SmartPulse — our weekly nonscientific reader poll in SmartBrief on Social Media — tracks feedback from leading marketers about social media practices and issues.

As a monetization strategy for Web-based applications and software-as-a-service companies, freemium as a business model has grown in popularity rather significantly over the past several years. Companies such as 37signals have mastered it and created products with millions of “free” and paid users. While it has its challenges, it’s becoming the de facto approach in the social, mobile and gaming industries, with many more industries also considering how to apply it as a strategy.

So this week, we asked: Would you pay for access to a third-party client for a social network if it promised features and services not available through first-party tools? We received these results.

  • No, I would not be willing to pay for such a service: 53.51%
  • Yes, I’d be open to paying for such a service in the future: 23.68%
  • Not sure: 12.28%
  • Yes, I already pay for such a service: 10.53%

To say the least, I was surprised that more than 50% of respondents stated they would not be willing to pay for such as service. Take Twitter as an example. If used for business, the network’s native app simply does not meet the demands of the enterprise from an efficiency and ease-of-use standpoint. The user experience simply does not take into account the enterprise application of the service.

It’s these holes in the first-party tool’s functionality that have given rise to the third-party app ecosystem. In this specific context, three applications come immediately to mind: HootSuite, CoTweet and TweetDeck, now owned by Twitter.

Let’s take a quick look at HootSuite, one company thriving using the freemium model. HootSuite is a “social media management system for businesses and organizations to collaboratively execute campaigns across multiple social networks from one secure, web-based dashboard.” In brief, its pricing model has two levels.

  • HootSuite Free: One user, manage five social media profiles, free quick reports.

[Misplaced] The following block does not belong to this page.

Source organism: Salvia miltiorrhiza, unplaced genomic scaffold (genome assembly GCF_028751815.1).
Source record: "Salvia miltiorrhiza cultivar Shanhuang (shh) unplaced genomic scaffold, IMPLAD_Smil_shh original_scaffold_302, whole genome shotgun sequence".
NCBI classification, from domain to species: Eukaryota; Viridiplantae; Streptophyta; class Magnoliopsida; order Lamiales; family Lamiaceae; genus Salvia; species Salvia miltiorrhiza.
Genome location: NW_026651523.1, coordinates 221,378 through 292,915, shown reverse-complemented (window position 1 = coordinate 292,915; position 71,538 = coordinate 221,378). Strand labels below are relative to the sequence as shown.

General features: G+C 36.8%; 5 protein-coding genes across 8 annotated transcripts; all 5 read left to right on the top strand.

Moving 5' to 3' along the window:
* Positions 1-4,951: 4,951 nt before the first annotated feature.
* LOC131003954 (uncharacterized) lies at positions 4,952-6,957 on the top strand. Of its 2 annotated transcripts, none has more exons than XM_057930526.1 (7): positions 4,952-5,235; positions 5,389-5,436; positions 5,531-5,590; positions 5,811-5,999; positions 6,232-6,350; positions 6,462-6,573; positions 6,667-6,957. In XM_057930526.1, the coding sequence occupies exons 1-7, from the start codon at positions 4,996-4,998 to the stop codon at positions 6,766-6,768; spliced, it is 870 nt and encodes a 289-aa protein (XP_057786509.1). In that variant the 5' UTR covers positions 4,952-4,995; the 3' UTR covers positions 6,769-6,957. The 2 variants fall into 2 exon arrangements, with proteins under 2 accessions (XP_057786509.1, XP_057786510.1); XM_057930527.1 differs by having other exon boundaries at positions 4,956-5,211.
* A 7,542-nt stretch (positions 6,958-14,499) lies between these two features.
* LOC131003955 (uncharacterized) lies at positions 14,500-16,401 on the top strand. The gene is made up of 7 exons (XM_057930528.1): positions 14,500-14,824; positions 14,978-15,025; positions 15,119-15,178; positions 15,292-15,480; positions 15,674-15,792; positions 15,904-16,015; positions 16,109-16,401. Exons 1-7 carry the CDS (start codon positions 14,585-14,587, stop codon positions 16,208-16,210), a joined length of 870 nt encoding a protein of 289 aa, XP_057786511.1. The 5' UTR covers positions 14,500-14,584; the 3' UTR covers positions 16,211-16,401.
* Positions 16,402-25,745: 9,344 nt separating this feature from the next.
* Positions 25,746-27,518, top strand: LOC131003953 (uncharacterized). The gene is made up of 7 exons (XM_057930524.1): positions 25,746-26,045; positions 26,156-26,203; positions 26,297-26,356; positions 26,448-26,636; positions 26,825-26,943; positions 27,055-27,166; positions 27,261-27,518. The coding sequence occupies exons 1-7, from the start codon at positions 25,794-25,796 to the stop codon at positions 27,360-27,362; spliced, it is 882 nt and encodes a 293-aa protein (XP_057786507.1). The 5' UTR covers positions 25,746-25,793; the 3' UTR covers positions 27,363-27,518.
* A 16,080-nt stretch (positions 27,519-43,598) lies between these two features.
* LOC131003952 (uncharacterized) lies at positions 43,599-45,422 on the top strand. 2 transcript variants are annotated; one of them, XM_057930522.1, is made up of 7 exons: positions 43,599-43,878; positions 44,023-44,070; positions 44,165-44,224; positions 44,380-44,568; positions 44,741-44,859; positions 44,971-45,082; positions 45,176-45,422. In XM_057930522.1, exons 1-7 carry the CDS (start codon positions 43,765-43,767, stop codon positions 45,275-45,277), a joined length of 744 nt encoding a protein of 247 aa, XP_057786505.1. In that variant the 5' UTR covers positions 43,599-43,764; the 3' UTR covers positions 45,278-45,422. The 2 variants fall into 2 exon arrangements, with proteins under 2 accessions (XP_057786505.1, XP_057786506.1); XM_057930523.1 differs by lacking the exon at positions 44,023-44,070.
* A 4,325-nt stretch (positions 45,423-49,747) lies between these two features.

• HootSuite Premium: $9.99 a month, three users, unlimited social media profiles, Google Analytics integration, Facebook Insights integration.
  • Additionally, HootSuite generates revenue by requiring licenses for more than three users.

HootSuite’s two-pronged approached to pricing involves placing a value on creating an ad-free user experience and — again filling a hole left by Twitter’s inadequacy as a product — providing a sophisticated product that serves the enterprise. Both of these have led HootSuite on a tremendous growth trajectory. As reported on HootSuite’s blog, the HootSuite registered-user count is well more than 4 million, with a 96%-to-4% free-to-paid user ratio. Doing the quick math, that is approximately $19 million a year in revenue. (Pretty good, no?) This example gives a quick look at the reason some of us are willing to pay for such services: They fulfill a specific need in a market. It is what caused my surprise at the results. HootSuite is only one example of such service.

Am I just an early adopter? What do you think? Do these numbers feel right to you?

This poll analysis was written by SmartBlogs contributor Jeremy Victor. He is the president of business-to-business content-marketing agency Make Good Media and editor-in-chief of B2Bbloggers.com. For more of his writing, visit B2Bbloggers.com and follow him on Twitter and Google+.

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2 Responses to “Are third-party social media clients worth paying for?”

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